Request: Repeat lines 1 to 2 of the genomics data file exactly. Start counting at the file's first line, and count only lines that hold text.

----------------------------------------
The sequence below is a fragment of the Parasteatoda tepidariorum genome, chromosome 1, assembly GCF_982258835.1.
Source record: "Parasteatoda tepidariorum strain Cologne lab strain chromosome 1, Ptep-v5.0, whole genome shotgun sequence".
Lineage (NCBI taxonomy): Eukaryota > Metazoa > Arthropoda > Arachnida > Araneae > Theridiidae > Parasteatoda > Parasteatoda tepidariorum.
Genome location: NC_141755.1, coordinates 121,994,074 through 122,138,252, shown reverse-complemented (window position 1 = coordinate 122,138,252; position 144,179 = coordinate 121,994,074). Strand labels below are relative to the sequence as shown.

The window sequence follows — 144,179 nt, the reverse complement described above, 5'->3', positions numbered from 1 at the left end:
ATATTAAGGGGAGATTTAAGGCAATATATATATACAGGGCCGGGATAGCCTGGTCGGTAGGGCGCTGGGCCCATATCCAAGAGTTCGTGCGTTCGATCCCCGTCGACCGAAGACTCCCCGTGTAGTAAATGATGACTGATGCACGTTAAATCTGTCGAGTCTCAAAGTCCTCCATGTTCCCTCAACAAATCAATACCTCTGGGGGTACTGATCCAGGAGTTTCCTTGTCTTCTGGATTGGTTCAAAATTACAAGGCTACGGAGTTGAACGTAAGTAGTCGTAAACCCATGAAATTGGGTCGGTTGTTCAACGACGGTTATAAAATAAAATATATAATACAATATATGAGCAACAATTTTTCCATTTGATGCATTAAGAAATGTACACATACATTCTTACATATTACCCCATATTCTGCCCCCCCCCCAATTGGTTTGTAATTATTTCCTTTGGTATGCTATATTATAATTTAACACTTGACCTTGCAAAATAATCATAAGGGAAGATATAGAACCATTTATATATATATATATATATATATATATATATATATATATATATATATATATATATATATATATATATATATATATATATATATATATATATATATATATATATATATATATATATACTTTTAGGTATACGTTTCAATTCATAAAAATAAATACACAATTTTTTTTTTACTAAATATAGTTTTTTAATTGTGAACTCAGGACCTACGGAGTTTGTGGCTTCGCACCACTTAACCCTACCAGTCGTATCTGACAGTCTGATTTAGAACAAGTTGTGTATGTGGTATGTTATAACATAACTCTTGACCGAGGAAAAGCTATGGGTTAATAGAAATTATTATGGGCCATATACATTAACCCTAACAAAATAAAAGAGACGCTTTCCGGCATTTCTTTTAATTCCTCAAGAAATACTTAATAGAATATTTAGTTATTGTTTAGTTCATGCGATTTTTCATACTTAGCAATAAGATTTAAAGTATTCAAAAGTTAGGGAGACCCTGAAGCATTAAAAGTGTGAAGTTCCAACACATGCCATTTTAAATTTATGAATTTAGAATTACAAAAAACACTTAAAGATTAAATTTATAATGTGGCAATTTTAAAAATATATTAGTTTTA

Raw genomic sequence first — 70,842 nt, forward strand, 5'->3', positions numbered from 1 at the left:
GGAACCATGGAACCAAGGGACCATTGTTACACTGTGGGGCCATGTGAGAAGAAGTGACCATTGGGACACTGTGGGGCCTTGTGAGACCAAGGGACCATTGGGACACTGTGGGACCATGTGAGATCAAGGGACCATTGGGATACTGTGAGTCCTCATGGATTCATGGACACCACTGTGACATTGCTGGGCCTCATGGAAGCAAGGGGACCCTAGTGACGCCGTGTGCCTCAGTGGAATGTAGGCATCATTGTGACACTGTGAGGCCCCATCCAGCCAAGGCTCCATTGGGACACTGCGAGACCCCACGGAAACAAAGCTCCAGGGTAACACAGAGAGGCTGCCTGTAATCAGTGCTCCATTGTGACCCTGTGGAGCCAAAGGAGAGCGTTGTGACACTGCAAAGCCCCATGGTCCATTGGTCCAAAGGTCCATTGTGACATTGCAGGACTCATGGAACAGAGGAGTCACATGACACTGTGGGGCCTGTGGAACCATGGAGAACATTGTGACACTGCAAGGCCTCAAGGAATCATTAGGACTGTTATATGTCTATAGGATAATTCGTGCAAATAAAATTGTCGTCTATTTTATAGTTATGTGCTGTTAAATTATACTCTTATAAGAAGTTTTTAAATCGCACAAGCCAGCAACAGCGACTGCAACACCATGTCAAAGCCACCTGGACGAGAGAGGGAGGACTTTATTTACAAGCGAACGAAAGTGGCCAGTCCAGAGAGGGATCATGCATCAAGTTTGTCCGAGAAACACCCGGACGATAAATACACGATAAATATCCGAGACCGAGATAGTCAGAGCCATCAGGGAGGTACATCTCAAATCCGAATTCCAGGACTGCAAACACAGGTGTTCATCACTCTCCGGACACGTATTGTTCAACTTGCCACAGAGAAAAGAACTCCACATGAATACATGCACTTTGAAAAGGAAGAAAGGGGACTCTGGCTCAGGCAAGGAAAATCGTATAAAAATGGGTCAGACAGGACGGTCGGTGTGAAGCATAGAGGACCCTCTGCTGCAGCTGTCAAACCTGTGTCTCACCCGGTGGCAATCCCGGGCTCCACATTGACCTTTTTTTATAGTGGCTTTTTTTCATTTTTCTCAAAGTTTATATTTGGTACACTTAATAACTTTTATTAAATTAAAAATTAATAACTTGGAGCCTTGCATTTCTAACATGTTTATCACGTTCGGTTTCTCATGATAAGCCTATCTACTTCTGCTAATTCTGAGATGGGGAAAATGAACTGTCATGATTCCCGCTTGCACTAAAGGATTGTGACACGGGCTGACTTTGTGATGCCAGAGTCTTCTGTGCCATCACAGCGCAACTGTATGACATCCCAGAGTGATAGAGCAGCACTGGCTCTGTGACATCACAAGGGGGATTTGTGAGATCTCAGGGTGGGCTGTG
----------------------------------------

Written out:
The sequence below is a fragment of the Parasteatoda tepidariorum genome, chromosome 1, assembly GCF_982258835.1.
Source record: "Parasteatoda tepidariorum strain Cologne lab strain chromosome 1, Ptep-v5.0, whole genome shotgun sequence".